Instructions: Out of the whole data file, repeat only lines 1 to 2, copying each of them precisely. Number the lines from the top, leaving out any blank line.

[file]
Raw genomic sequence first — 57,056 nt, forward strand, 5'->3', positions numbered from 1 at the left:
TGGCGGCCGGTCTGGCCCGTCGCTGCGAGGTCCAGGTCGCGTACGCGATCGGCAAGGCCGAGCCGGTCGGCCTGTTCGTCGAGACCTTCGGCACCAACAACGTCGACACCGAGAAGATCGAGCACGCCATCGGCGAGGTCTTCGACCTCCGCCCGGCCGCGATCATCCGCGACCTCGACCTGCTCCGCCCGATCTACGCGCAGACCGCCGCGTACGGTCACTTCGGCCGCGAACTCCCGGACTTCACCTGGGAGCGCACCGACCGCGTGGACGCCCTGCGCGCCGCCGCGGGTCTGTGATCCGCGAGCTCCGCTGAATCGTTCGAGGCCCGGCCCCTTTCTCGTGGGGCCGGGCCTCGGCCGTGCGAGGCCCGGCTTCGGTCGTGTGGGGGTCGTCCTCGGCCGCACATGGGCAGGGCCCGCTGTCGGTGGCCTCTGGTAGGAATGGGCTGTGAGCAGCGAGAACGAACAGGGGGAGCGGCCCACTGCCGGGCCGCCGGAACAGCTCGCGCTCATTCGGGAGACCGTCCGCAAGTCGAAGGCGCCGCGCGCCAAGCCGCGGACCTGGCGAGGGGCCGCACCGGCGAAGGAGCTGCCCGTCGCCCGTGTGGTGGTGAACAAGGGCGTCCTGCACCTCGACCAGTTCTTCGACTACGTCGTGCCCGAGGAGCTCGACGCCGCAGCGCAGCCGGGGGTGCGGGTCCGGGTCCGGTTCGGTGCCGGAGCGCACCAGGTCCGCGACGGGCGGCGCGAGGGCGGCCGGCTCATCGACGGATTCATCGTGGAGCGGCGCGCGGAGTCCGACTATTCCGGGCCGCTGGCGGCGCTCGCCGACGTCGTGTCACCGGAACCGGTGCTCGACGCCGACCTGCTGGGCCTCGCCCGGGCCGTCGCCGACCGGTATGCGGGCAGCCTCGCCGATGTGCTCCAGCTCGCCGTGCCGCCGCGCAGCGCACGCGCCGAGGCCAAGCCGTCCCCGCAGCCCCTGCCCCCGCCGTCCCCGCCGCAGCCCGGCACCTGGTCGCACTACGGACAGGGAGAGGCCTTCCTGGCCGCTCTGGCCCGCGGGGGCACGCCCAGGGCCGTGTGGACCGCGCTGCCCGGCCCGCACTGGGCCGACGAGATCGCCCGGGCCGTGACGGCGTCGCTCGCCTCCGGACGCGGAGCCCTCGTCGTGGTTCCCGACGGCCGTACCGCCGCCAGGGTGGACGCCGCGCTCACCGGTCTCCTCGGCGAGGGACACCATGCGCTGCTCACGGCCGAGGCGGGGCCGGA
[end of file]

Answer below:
Raw genomic sequence first — 57,056 nt, forward strand, 5'->3', positions numbered from 1 at the left:
TGGCGGCCGGTCTGGCCCGTCGCTGCGAGGTCCAGGTCGCGTACGCGATCGGCAAGGCCGAGCCGGTCGGCCTGTTCGTCGAGACCTTCGGCACCAACAACGTCGACACCGAGAAGATCGAGCACGCCATCGGCGAGGTCTTCGACCTCCGCCCGGCCGCGATCATCCGCGACCTCGACCTGCTCCGCCCGATCTACGCGCAGACCGCCGCGTACGGTCACTTCGGCCGCGAACTCCCGGACTTCACCTGGGAGCGCACCGACCGCGTGGACGCCCTGCGCGCCGCCGCGGGTCTGTGATCCGCGAGCTCCGCTGAATCGTTCGAGGCCCGGCCCCTTTCTCGTGGGGCCGGGCCTCGGCCGTGCGAGGCCCGGCTTCGGTCGTGTGGGGGTCGTCCTCGGCCGCACATGGGCAGGGCCCGCTGTCGGTGGCCTCTGGTAGGAATGGGCTGTGAGCAGCGAGAACGAACAGGGGGAGCGGCCCACTGCCGGGCCGCCGGAACAGCTCGCGCTCATTCGGGAGACCGTCCGCAAGTCGAAGGCGCCGCGCGCCAAGCCGCGGACCTGGCGAGGGGCCGCACCGGCGAAGGAGCTGCCCGTCGCCCGTGTGGTGGTGAACAAGGGCGTCCTGCACCTCGACCAGTTCTTCGACTACGTCGTGCCCGAGGAGCTCGACGCCGCAGCGCAGCCGGGGGTGCGGGTCCGGGTCCGGTTCGGTGCCGGAGCGCACCAGGTCCGCGACGGGCGGCGCGAGGGCGGCCGGCTCATCGACGGATTCATCGTGGAGCGGCGCGCGGAGTCCGACTATTCCGGGCCGCTGGCGGCGCTCGCCGACGTCGTGTCACCGGAACCGGTGCTCGACGCCGACCTGCTGGGCCTCGCCCGGGCCGTCGCCGACCGGTATGCGGGCAGCCTCGCCGATGTGCTCCAGCTCGCCGTGCCGCCGCGCAGCGCACGCGCCGAGGCCAAGCCGTCCCCGCAGCCCCTGCCCCCGCCGTCCCCGCCGCAGCCCGGCACCTGGTCGCACTACGGACAGGGAGAGGCCTTCCTGGCCGCTCTGGCCCGCGGGGGCACGCCCAGGGCCGTGTGGACCGCGCTGCCCGGCCCGCACTGGGCCGACGAGATCGCCCGGGCCGTGACGGCGTCGCTCGCCTCCGGACGCGGAGCCCTCGTCGTGGTTCCCGACGGCCGTACCGCCGCCAGGGTGGACGCCGCGCTCACCGGTCTCCTCGGCGAGGGACACCATGCGCTGCTCACGGCCGAGGCGGGGCCGGA